Just as important as the eye itself are the structures that support and protect the eye-the eyelids, the eye socket, the muscles that move the eyes, the soft tissues that surround the eyes, and the tear system that helps keep the eyes moist. These structures can be affected by injuries, infections, inflammations, tumors, congenital anomalies and problems related to aging. The oculoplastic surgeons at the Eye Institute combine in-depth knowledge of the eye with expertise in reconstructive surgery to treat a broad range of conditions:
There are several eyelid problems that can be present at birth or that can result from injuries or aging. Examples include entropion (the turning in of the lower lid), ectropion (the turning out of the lower lid) and ptosis (the drooping of the upper lid)-see eyelid and tear duct conditions. These conditions are normally treated with surgery to reposition specific muscles.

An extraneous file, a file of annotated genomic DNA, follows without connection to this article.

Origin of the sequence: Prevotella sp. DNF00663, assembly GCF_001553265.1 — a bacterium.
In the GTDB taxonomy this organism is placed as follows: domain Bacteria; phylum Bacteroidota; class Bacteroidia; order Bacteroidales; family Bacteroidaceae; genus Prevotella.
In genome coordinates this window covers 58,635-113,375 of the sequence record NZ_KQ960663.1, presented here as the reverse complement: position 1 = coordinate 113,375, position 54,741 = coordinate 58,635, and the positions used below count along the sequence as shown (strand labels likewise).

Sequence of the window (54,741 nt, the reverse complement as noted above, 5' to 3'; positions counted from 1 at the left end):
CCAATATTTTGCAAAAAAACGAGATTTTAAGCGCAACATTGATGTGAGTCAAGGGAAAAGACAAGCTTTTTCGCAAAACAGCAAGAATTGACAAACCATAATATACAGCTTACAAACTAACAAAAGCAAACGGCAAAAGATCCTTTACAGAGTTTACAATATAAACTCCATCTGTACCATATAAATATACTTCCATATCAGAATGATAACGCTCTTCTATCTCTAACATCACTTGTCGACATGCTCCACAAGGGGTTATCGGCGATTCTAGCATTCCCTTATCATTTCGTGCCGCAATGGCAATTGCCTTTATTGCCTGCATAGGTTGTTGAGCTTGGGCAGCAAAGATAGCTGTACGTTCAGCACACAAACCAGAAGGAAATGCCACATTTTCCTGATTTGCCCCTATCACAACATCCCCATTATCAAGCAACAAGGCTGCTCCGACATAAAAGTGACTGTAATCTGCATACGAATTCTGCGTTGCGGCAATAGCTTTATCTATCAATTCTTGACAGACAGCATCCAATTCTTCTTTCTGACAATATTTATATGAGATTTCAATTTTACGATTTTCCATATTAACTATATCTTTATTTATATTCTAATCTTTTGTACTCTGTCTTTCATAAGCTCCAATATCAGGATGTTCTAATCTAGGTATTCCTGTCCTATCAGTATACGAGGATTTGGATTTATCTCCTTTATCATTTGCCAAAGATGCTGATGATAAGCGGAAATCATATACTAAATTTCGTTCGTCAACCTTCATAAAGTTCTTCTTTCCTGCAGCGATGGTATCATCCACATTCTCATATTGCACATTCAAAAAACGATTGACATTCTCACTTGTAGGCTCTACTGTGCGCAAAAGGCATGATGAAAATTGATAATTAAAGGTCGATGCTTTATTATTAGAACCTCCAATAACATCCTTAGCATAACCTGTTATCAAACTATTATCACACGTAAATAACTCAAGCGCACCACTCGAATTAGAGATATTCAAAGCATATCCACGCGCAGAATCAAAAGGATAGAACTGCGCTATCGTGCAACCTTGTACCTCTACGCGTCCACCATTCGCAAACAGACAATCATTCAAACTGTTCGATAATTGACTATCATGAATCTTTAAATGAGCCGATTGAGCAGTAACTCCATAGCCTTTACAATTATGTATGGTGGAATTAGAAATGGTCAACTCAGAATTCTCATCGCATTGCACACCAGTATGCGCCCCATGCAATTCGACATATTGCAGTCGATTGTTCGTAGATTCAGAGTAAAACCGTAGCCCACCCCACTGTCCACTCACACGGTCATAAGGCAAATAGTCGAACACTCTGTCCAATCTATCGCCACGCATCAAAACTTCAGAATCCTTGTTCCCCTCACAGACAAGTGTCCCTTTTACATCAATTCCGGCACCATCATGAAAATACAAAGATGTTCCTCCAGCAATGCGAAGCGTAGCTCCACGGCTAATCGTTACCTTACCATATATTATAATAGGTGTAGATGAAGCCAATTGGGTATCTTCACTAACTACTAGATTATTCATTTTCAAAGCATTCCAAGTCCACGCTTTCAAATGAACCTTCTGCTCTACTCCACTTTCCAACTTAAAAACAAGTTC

Eye socket injuries, cancers and other problems
The eye socket is subject to certain injuries, tumors, and congenital abnormalities that can be corrected with outpatient surgery. Oculoplastic surgeons are also instrumental in treating ocular tumors.
Tear system disorders
Tear ducts are an essential part of the eye’s lubrication system (see eyelid and tear duct conditions). Surgery on the tear ducts is typically performed on an outpatient basis.
Facial muscle disorders can impact vision, as when a repeated involuntary muscle contraction produces a disturbing winking motion. Contractures, facial injuries and other conditions can be treated with Botox, a substance that paralyzes the muscle for three to six months. Botox injection is a short, 15-minute procedure. Continued treatment carries some risks, so it is important to choose a physician who is experienced with Botox and very knowledgeable about the eyes and their surrounding anatomy.